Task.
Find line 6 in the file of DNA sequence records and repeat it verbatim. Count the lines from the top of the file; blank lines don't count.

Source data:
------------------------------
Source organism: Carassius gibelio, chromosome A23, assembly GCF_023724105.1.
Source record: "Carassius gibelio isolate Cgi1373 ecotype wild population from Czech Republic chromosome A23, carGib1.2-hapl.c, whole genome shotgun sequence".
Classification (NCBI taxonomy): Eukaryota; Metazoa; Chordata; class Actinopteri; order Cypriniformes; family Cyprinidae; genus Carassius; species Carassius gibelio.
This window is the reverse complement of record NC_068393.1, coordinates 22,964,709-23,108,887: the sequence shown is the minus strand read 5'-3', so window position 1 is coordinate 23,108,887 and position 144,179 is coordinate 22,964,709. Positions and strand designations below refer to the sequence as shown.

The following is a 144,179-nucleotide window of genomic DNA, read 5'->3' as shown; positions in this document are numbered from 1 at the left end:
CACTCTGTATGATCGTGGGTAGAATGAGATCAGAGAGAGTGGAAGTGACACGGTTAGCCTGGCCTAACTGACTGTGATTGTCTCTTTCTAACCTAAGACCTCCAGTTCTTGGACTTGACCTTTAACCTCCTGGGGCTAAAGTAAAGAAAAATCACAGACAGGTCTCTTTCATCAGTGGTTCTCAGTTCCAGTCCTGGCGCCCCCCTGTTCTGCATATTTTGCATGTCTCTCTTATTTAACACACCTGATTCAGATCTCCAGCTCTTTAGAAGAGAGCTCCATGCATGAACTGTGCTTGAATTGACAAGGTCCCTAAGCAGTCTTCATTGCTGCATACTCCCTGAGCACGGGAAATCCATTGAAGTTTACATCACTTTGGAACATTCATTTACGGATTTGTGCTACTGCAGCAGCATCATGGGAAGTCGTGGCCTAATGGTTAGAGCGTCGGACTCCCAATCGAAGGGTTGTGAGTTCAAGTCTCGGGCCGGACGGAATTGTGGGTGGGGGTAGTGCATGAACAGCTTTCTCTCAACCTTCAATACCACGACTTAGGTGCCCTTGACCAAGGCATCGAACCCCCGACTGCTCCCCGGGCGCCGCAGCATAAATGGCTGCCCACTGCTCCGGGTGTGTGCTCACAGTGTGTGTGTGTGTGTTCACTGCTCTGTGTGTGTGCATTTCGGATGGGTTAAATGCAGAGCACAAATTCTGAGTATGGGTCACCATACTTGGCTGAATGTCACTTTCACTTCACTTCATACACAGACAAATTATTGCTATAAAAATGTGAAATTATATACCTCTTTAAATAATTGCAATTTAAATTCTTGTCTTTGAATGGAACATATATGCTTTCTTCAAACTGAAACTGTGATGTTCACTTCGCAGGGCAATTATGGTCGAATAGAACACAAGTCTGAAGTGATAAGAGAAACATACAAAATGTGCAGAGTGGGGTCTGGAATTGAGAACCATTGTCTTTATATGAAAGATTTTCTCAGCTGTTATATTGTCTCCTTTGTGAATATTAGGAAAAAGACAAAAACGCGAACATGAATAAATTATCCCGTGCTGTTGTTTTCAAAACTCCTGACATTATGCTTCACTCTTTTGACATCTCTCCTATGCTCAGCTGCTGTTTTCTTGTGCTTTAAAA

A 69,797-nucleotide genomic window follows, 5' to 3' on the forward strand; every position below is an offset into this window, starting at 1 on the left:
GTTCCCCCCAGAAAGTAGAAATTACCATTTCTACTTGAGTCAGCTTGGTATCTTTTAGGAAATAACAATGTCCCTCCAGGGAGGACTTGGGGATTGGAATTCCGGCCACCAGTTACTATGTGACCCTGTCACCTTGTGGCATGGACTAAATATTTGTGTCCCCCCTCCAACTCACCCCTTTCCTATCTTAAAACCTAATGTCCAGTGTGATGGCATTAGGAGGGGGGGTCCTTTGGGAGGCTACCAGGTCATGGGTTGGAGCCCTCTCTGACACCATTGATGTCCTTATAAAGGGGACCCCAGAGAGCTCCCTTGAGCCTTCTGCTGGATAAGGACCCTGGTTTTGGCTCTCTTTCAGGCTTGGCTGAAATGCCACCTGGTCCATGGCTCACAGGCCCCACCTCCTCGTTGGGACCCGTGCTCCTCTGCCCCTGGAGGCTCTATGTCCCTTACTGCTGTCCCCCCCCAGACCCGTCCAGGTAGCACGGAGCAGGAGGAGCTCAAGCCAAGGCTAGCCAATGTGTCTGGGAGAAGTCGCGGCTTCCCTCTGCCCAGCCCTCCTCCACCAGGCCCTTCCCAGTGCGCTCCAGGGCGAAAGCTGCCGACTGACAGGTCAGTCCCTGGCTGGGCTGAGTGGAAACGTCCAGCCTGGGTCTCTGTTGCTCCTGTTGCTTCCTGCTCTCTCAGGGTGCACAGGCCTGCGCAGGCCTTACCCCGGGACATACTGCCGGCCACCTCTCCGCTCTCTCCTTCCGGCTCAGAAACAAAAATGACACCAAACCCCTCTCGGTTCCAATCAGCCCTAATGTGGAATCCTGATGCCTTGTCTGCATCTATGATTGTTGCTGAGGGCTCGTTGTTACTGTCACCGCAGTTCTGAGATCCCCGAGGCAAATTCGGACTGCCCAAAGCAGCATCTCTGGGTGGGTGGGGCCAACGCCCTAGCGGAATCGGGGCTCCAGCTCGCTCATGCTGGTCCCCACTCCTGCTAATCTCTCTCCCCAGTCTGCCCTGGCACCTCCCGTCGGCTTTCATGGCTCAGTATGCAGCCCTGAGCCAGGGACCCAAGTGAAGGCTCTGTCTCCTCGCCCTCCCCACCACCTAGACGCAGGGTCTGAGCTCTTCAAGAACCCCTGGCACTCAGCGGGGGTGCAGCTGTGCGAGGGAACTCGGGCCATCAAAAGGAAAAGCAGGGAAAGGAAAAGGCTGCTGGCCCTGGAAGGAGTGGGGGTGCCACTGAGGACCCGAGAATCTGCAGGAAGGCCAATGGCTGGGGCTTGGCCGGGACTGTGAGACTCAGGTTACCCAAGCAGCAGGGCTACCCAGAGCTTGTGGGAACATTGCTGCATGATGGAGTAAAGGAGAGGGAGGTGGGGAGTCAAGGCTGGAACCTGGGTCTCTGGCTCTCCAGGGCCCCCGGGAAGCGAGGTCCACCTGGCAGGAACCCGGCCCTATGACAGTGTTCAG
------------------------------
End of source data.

CACTCTGTATGATCGTGGGTAGAATGAGATCAGAGAGAGTGGAAGTGACACGGTTAGCCTGGCCTAACTGACTGTGATTGTCTCTTTCTAACCTAAGACCTCCAGTTCTTGGACTTGACCTTTAACCTCCTGGGGCTAAAGTAAAGAAAAATCACAGACAGGTCTCTTTCATCAGTGGTTCTCAGTTCCAGTCCTGGCGCCCCCCTGTTCTGCATATTTTGCATGTCTCTCTTATTTAACACACCTGATTCAGATCTCCAGCTCTTTAGAAGAGAGCTCCATGCATGAACTGTGCTTGAATTGACAAGGTCCCTAAGCAGTCTTCATTGCTGCATACTCCCTGAGCACGGGAAATCCATTGAAGTTTACATCACTTTGGAACATTCATTTACGGATTTGTGCTACTGCAGCAGCATCATGGGAAGTCGTGGCCTAATGGTTAGAGCGTCGGACTCCCAATCGAAGGGTTGTGAGTTCAAGTCTCGGGCCGGACGGAATTGTGGGTGGGGGTAGTGCATGAACAGCTTTCTCTCAACCTTCAATACCACGACTTAGGTGCCCTTGACCAAGGCATCGAACCCCCGACTGCTCCCCGGGCGCCGCAGCATAAATGGCTGCCCACTGCTCCGGGTGTGTGCTCACAGTGTGTGTGTGTGTGTTCACTGCTCTGTGTGTGTGCATTTCGGATGGGTTAAATGCAGAGCACAAATTCTGAGTATGGGTCACCATACTTGGCTGAATGTCACTTTCACTTCACTTCATACACAGACAAATTATTGCTATAAAAATGTGAAATTATATACCTCTTTAAATAATTGCAATTTAAATTCTTGTCTTTGAATGGAACATATATGCTTTCTTCAAACTGAAACTGTGATGTTCACTTCGCAGGGCAATTATGGTCGAATAGAACACAAGTCTGAAGTGATAAGAGAAACATACAAAATGTGCAGAGTGGGGTCTGGAATTGAGAACCATTGTCTTTATATGAAAGATTTTCTCAGCTGTTATATTGTCTCCTTTGTGAATATTAGGAAAAAGACAAAAACGCGAACATGAATAAATTATCCCGTGCTGTTGTTTTCAAAACTCCTGACATTATGCTTCACTCTTTTGACATCTCTCCTATGCTCAGCTGCTGTTTTCTTGTGCTTTAAAA